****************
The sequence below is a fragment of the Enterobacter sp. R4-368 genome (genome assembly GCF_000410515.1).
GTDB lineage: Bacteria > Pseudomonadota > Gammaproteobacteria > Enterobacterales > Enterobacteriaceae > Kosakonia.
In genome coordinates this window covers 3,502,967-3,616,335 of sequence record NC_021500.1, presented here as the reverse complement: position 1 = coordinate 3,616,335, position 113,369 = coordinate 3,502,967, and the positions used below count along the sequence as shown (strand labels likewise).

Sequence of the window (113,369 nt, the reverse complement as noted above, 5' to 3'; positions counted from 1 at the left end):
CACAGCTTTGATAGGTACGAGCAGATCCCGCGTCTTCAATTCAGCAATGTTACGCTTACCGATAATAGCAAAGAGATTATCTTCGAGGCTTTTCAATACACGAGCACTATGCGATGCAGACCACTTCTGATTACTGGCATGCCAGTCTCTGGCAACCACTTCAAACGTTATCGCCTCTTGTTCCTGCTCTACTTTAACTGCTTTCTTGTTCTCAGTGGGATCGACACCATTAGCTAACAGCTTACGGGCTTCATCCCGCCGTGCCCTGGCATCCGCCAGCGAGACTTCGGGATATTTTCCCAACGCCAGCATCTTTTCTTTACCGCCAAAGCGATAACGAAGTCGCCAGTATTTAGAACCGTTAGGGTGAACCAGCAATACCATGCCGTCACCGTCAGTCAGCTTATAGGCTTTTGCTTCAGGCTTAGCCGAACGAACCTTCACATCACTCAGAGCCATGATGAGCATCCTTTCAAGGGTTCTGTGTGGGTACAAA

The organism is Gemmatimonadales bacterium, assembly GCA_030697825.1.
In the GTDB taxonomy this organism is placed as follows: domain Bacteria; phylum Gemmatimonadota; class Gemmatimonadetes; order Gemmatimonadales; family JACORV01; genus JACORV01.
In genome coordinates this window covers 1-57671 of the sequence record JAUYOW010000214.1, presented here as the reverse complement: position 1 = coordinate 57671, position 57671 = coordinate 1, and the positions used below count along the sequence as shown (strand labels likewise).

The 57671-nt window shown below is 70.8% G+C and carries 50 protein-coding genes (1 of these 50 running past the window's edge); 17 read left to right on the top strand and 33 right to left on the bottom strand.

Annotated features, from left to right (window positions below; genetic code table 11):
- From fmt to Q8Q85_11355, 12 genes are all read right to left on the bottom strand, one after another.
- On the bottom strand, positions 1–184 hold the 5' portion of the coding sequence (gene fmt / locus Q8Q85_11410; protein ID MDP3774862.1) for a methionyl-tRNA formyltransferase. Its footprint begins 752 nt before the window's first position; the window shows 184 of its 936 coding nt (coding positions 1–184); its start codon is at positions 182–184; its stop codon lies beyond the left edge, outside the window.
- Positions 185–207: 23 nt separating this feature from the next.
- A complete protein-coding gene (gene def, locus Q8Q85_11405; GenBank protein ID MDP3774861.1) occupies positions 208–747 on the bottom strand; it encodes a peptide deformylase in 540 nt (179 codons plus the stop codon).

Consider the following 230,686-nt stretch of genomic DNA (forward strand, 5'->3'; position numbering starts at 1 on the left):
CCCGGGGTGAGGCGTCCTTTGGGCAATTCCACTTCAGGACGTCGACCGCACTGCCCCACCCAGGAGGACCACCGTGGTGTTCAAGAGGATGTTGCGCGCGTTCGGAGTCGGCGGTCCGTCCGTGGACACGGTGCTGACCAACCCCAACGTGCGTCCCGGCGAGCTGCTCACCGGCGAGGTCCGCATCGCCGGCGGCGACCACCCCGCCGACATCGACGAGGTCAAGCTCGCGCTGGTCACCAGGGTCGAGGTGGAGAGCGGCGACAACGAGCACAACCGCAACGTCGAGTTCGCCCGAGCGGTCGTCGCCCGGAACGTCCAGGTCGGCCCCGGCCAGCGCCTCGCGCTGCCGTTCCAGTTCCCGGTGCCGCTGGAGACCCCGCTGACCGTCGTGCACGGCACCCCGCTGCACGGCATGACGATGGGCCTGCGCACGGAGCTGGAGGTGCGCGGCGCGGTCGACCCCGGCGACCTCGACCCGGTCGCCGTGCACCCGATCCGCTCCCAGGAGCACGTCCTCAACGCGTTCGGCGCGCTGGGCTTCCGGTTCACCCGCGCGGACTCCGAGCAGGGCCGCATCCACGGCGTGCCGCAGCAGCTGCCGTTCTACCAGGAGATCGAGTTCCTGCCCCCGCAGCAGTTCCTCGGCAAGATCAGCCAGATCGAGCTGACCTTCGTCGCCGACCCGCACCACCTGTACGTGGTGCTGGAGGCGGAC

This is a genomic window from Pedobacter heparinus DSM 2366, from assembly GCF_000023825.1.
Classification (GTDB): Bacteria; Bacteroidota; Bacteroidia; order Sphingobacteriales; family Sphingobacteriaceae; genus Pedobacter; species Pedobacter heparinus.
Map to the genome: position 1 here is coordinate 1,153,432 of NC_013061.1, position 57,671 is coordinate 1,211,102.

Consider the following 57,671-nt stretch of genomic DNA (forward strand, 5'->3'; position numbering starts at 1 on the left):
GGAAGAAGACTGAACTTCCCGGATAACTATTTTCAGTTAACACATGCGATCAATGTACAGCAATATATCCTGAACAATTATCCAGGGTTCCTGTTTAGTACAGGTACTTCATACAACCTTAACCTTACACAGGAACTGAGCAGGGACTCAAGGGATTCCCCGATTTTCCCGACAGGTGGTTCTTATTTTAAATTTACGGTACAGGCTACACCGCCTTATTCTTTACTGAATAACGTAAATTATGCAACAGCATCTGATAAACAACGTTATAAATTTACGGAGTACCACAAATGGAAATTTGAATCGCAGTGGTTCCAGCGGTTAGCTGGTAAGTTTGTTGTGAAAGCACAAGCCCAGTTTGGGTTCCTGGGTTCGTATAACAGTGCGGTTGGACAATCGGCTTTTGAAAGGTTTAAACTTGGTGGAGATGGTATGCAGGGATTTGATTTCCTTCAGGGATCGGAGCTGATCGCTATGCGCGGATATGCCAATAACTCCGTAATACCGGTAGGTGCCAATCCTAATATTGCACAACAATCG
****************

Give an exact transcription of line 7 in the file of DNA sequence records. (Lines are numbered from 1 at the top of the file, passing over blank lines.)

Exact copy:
In the GTDB taxonomy this organism is placed as follows: domain Bacteria; phylum Gemmatimonadota; class Gemmatimonadetes; order Gemmatimonadales; family JACORV01; genus JACORV01.